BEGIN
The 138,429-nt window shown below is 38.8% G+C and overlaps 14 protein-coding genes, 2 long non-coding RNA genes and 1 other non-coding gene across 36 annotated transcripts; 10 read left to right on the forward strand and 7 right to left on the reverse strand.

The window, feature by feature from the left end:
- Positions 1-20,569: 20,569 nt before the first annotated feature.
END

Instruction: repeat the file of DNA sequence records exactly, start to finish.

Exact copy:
The 138,429-nt window shown below is 38.8% G+C and overlaps 14 protein-coding genes, 2 long non-coding RNA genes and 1 other non-coding gene across 36 annotated transcripts; 10 read left to right on the forward strand and 7 right to left on the reverse strand.

The window, feature by feature from the left end:
- Positions 1-20,569: 20,569 nt before the first annotated feature.